Photo by Blaise Adilon
You and I Horizontal II
You and I Horizontal II, 2006 © Anthony McCall
Thirteen artists working with the moving image provide a rich cinematic experience inside the darkened galleries of CaixaForum. From a group of both well-established (and deceased) cinéastes like Andy Warhol and Bruce Conner to a younger generation of artists whose medium is the moving digital image, the show’s organisers have cut out a clean slice of examples from the vast genre of experimental film-makers paying homage to commercial movie-making.
I was shocked to discover on the entry wall text the use of the past tense in describing film as the medium of the 20th century. But it is true: “the cinema WAS the unrivalled art form” of the last century; now we are digital.
The exhibition starts strong with Warhol’s Sleep (1963) in which the film-maker silently observes his lover asleep in a pieced-together montage of 50 minutes (edited down from five hours). It speaks of the other-wordly passage of time experienced by the moviegoer while reality is put on hold. Immediately beyond the Warhol, the visitor becomes the star by passing through a cinematic red curtain on which his own image is beamed in silhouette; the irony is that one cannot view one’s own image while creating it, (Douglas Gordon, Off Screen, 1998).
There is not much narrative in these films, but among the exceptions is the haunting Trailer (Saskia Olde Wolbert, 1995) in which a narrator tells the tale of silent film stars with a tragic demise, who may—or may not—have been the director’s own estranged parents. In Eight (2001) Teresa Hubbard and Alexander Birchler leave a birthday cake out in the rain, creating an endless wet-and-dry scenario for a little girl whose party seems to have been rained out. In Release (1996), Christoph Girardet splices repeated footage of Fay Wray writhing against (or it it toward?) the off-screen presence of the giant ape King Kong in a truly disturbing bit of simulated rape/orgasm, all of which was right there in the 1933 movie.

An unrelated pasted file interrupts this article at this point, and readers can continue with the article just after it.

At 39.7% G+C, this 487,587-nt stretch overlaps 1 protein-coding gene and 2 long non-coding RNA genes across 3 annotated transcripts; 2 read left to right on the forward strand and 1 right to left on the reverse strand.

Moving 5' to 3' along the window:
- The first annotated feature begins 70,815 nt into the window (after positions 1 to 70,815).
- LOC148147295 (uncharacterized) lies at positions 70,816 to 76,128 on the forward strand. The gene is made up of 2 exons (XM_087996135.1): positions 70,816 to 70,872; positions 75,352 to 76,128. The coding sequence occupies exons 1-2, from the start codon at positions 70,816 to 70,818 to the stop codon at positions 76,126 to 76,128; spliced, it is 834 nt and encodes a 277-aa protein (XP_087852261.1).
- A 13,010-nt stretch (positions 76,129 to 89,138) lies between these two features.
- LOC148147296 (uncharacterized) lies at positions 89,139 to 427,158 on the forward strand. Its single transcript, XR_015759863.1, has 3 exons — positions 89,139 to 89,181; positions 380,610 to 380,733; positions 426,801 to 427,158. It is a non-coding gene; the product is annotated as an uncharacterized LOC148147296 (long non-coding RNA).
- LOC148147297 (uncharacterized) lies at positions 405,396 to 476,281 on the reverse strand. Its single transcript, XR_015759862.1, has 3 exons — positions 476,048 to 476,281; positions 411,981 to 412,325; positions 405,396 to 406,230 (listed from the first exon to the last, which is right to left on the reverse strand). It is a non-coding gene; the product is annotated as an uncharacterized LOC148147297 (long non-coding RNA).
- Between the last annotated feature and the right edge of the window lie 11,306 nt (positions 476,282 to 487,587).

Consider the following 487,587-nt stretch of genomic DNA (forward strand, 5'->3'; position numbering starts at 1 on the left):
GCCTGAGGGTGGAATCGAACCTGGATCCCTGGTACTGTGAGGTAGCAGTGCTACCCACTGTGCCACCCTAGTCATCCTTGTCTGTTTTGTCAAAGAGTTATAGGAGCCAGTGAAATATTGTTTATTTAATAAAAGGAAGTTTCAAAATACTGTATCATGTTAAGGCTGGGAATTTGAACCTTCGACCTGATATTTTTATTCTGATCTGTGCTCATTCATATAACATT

My own favourite was the haunting room in which the projected beams of magic light that create the image on the screen become like a sculptural presence themselves. Anthony McCall’s You and I (2006) recreates the smoke-filled movie theatre of the mid-20th century by pumping a gallery full of fog from a haze machine. I watched a solitary visitor, unaware of my presence, dance and pose in the midst of the haze, thus becoming a part of the abstracted moving image, as the artist had intended.
Until September 4th, 2011, CaixaForum